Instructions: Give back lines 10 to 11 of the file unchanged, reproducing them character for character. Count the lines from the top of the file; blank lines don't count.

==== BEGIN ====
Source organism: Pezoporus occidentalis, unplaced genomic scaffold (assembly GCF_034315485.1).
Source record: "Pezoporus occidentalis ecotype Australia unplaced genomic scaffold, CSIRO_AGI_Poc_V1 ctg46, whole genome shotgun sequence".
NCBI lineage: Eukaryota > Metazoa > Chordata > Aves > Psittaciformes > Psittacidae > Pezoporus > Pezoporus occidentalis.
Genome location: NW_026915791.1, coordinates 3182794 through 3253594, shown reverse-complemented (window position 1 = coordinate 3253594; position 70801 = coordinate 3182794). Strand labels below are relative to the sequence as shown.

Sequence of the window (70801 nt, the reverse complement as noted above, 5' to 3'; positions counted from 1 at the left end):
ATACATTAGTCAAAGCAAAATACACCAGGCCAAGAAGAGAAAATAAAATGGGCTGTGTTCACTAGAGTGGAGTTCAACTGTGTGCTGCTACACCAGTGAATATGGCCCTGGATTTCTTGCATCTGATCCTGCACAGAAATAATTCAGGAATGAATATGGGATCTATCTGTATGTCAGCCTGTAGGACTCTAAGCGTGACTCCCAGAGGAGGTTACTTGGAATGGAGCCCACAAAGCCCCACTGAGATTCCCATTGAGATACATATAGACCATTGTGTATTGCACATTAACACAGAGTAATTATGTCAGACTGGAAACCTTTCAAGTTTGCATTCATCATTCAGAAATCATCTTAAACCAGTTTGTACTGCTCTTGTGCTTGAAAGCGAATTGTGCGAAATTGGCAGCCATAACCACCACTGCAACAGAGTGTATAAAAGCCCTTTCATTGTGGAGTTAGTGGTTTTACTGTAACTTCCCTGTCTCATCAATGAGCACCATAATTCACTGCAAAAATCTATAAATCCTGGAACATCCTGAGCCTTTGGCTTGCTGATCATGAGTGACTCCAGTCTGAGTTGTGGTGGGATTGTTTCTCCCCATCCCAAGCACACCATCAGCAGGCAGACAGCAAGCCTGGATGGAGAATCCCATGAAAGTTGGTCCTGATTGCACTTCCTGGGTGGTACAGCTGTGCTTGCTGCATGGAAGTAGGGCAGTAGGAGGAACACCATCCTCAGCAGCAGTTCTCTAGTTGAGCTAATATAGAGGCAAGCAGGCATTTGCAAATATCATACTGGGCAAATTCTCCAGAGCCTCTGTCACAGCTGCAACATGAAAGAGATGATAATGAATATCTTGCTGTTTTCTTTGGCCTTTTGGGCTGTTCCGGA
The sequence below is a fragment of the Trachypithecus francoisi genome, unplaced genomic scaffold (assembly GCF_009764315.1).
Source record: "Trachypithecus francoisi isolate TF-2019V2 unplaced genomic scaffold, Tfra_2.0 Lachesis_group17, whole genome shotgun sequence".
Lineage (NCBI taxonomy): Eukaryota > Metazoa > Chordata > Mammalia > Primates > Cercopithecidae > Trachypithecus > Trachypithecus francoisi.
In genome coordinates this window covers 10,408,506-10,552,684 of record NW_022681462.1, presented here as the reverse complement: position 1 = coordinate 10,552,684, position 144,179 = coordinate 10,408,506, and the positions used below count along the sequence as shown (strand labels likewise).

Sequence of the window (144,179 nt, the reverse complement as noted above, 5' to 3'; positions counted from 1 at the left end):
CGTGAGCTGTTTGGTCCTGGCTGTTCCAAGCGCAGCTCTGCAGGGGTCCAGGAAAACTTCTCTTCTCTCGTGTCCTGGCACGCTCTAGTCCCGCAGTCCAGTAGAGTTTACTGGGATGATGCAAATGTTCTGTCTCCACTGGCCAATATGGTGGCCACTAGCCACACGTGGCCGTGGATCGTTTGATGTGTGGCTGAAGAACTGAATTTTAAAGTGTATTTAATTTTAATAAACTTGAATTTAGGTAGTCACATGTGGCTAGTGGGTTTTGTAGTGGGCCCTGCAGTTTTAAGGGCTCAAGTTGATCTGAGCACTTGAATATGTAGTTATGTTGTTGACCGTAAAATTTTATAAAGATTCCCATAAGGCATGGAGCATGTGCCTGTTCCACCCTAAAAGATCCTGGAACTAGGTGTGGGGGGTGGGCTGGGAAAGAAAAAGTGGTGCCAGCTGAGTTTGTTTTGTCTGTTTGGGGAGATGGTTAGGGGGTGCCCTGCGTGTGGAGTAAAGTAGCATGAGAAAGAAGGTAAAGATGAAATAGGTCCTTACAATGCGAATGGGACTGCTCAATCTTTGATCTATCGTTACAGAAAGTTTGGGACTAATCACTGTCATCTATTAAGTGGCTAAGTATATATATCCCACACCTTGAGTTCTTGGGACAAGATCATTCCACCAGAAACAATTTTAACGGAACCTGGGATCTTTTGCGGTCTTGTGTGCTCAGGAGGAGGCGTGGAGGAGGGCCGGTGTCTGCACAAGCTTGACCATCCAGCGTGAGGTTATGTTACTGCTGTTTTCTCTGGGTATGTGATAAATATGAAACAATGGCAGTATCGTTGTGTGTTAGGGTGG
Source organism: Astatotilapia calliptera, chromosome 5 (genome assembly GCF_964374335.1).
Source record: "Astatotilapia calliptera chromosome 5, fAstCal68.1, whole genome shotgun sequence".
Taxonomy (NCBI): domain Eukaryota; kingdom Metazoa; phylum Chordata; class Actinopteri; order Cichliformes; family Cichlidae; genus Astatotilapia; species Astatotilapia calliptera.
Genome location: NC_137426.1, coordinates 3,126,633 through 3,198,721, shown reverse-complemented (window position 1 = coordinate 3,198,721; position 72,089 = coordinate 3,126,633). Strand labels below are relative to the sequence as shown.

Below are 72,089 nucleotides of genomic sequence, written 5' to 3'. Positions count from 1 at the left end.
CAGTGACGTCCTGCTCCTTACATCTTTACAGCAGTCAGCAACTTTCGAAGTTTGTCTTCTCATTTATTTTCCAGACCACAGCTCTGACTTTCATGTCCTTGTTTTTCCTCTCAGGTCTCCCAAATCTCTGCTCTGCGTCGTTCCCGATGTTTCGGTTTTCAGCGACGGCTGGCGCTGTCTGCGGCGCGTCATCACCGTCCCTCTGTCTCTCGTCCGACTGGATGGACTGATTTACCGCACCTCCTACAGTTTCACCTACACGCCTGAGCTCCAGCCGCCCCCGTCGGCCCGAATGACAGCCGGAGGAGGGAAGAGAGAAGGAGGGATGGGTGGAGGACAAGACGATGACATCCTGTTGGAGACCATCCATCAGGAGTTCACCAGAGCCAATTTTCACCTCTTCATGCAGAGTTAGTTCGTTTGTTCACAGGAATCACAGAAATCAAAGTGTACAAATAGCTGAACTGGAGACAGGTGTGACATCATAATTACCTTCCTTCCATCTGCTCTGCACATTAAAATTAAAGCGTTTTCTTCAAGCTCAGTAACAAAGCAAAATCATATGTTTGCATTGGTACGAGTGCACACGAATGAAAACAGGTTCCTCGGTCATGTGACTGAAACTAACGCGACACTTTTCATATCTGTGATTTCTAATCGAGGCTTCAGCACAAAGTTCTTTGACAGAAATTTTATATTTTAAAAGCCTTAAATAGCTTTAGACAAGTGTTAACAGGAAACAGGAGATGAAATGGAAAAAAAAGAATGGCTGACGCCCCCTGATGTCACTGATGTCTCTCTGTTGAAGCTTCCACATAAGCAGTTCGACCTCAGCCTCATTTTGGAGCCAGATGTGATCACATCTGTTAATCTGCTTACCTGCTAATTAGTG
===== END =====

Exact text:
In genome coordinates this window covers 10,408,506-10,552,684 of record NW_022681462.1, presented here as the reverse complement: position 1 = coordinate 10,552,684, position 144,179 = coordinate 10,408,506, and the positions used below count along the sequence as shown (strand labels likewise).

Sequence of the window (144,179 nt, the reverse complement as noted above, 5' to 3'; positions counted from 1 at the left end):